4.8.13 The area element

Flow content.
Phrasing content.
Contexts in which this element can be used:
Where phrasing content is expected, but only if there is a map element ancestor.
Content model:
Content attributes:
Global attributes
DOM interface:
interface HTMLAreaElement : HTMLElement {
           attribute DOMString alt;
           attribute DOMString coords;
           attribute DOMString shape;
  stringifier attribute DOMString href;
           attribute DOMString target;

           attribute DOMString rel;
  readonly attribute DOMTokenList relList;
           attribute DOMString media;
           attribute DOMString hreflang;
           attribute DOMString type;

  // URL decomposition IDL attributes
           attribute DOMString protocol;
           attribute DOMString host;
           attribute DOMString hostname;
           attribute DOMString port;
           attribute DOMString pathname;
           attribute DOMString search;
           attribute DOMString hash;

The area element represents either a hyperlink with some text and a corresponding area on an image map, or a dead area on an image map.

If the area element has an href attribute, then the area element represents a hyperlink. In this case, the alt attribute must be present. It specifies the text of the hyperlink. Its value must be text that, when presented with the texts specified for the other hyperlinks of the image map, and with the alternative text of the image, but without the image itself, provides the user with the same kind of choice as the hyperlink would when used without its text but with its shape applied to the image. The alt attribute may be left blank if there is another area element in the same image map that points to the same resource and has a non-blank alt attribute.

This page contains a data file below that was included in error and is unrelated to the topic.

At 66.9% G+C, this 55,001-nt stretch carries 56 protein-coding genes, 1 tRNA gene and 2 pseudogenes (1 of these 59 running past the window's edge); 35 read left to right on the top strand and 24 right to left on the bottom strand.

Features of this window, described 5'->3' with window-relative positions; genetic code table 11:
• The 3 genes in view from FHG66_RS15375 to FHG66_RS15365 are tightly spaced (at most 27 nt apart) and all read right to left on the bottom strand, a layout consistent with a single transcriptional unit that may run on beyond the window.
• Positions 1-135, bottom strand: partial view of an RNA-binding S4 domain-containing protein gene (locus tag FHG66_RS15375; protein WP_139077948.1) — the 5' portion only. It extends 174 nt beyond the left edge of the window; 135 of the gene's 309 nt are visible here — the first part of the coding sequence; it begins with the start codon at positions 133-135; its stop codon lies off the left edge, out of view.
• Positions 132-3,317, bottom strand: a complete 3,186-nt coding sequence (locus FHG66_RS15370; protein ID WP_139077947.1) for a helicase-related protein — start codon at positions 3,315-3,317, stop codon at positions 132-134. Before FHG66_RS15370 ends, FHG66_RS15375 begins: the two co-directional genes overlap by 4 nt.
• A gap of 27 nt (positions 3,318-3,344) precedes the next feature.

If the area element has no href attribute, then the area represented by the element cannot be selected, and the alt attribute must be omitted.

In both cases, the shape and coords attributes specify the area.

The shape attribute is an enumerated attribute. The following table lists the keywords defined for this attribute. The states given in the first cell of the rows with keywords give the states to which those keywords map. Some of the keywords are non-conforming, as noted in the last column.

State Keywords Notes
Circle state circle
circ Non-conforming
Default state default
Polygon state poly
polygon Non-conforming
Rectangle state rect
rectangle Non-conforming

The attribute may be omitted. The missing value default is the rectangle state.

The coords attribute must, if specified, contain a valid list of integers. This attribute gives the coordinates for the shape described by the shape attribute. The processing for this attribute is described as part of the image map processing model.

In the circle state, area elements must have a coords attribute present, with three integers, the last of which must be non-negative. The first integer must be the distance in CSS pixels from the left edge of the image to the center of the circle, the second integer must be the distance in CSS pixels from the top edge of the image to the center of the circle, and the third integer must be the radius of the circle, again in CSS pixels.